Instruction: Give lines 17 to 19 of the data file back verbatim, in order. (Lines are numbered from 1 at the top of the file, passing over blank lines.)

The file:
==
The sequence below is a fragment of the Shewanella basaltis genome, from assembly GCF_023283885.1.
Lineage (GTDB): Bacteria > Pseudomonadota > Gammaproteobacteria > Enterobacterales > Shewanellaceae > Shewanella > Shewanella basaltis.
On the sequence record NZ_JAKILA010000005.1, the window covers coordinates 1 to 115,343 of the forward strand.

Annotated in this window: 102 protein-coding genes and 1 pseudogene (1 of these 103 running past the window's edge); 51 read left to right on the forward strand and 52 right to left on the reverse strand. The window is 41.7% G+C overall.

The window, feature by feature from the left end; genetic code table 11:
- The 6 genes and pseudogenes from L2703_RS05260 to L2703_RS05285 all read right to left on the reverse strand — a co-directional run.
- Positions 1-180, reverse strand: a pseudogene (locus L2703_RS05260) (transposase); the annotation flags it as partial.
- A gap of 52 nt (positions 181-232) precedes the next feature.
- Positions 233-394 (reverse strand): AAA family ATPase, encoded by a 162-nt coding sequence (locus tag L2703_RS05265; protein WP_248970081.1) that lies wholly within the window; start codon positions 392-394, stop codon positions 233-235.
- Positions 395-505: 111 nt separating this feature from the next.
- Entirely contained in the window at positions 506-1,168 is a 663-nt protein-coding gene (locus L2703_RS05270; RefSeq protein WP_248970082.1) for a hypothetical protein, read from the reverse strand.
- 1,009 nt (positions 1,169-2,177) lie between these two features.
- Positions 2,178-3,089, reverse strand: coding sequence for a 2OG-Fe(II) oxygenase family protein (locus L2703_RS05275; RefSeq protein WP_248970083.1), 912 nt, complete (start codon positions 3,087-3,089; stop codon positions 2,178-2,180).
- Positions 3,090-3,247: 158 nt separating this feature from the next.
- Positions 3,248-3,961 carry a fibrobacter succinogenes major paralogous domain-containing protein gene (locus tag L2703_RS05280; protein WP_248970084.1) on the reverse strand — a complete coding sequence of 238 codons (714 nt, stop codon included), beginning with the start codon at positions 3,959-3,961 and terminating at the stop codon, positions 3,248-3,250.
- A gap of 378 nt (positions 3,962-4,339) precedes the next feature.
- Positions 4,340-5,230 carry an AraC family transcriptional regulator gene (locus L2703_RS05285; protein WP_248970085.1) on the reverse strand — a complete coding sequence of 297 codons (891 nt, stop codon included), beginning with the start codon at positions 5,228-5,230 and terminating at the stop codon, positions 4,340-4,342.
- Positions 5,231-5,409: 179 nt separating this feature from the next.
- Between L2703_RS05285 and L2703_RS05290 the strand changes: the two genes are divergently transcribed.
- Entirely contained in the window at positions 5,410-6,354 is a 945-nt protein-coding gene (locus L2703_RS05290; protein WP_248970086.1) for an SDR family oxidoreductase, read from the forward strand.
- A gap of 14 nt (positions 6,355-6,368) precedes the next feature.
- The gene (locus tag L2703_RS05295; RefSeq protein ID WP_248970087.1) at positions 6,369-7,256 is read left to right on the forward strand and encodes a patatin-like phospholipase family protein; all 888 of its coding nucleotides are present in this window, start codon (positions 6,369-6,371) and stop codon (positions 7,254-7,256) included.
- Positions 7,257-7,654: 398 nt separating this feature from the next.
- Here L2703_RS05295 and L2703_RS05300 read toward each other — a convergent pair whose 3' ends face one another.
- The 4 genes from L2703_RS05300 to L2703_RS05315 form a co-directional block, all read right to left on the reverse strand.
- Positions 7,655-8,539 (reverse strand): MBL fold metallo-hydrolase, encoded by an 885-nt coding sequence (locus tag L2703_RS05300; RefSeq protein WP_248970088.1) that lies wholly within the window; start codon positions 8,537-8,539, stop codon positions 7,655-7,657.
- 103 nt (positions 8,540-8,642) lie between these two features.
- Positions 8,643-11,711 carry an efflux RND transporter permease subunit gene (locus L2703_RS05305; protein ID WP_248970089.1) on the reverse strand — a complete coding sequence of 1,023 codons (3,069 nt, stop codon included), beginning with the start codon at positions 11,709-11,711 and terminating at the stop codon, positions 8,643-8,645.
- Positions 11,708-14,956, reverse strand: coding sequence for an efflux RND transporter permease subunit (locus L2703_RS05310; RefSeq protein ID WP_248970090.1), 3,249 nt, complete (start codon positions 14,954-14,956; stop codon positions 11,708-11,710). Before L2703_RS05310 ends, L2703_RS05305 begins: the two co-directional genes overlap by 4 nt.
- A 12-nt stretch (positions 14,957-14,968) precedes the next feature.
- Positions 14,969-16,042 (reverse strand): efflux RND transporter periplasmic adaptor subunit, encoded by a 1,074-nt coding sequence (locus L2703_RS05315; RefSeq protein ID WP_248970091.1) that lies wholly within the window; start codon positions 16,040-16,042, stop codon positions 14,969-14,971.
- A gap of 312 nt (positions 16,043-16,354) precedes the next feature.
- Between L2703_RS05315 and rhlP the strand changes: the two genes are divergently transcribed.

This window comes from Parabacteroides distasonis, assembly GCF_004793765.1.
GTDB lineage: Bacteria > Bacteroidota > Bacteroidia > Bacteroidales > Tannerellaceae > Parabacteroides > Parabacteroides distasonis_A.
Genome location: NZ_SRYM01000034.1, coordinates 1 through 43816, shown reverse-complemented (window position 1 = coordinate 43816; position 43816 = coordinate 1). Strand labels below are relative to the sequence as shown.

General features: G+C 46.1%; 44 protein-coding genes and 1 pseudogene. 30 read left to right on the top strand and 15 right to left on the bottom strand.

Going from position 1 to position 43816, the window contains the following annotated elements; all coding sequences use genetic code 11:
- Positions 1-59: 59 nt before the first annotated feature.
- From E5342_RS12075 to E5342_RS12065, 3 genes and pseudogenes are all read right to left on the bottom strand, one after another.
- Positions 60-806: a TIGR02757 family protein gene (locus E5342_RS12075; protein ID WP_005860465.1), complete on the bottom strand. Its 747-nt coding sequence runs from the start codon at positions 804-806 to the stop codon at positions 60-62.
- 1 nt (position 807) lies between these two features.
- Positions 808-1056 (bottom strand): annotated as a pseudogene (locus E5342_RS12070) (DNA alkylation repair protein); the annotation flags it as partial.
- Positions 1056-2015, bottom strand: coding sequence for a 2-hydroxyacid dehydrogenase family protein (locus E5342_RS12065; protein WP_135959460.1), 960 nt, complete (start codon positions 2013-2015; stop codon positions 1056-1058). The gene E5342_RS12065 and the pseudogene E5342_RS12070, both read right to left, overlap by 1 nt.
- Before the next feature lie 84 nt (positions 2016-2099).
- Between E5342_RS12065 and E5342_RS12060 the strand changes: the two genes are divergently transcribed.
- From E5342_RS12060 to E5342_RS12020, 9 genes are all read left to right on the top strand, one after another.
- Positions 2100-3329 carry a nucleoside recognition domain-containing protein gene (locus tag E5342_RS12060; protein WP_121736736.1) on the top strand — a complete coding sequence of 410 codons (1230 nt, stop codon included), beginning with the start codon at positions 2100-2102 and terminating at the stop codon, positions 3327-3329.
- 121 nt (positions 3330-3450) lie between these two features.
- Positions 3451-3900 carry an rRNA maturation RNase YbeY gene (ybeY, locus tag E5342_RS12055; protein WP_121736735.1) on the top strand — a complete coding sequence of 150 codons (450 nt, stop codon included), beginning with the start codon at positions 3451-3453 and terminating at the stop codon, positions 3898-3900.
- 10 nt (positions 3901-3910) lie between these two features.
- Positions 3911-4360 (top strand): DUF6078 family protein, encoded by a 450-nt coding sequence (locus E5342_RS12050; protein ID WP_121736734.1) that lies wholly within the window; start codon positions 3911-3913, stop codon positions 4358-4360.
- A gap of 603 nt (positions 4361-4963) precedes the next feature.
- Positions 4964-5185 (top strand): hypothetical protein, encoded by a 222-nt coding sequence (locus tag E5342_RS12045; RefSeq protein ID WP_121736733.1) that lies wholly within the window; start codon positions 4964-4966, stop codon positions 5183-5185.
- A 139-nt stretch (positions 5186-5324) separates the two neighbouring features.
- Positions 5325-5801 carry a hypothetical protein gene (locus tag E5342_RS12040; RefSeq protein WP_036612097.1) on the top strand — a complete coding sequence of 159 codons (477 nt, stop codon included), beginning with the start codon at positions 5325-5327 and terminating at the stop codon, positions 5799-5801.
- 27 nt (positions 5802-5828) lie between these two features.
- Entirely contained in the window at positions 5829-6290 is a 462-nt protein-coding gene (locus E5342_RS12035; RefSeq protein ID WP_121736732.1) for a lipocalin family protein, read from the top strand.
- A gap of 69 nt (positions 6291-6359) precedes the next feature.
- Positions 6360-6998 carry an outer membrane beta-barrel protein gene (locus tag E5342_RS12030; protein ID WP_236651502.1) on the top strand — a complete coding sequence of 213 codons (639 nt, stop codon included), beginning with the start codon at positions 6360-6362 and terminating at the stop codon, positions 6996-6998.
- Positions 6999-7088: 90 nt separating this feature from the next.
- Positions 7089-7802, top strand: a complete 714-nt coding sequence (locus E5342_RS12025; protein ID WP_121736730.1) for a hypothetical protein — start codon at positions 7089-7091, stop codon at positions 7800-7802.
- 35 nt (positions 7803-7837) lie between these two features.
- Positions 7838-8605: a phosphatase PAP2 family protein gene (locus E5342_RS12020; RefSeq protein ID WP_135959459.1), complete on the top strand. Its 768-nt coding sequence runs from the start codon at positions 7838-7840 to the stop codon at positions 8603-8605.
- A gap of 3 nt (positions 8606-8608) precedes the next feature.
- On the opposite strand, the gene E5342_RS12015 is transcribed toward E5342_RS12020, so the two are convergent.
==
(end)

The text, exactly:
- Positions 4,340-5,230 carry an AraC family transcriptional regulator gene (locus L2703_RS05285; protein WP_248970085.1) on the reverse strand — a complete coding sequence of 297 codons (891 nt, stop codon included), beginning with the start codon at positions 5,228-5,230 and terminating at the stop codon, positions 4,340-4,342.
- Positions 5,231-5,409: 179 nt separating this feature from the next.
- Between L2703_RS05285 and L2703_RS05290 the strand changes: the two genes are divergently transcribed.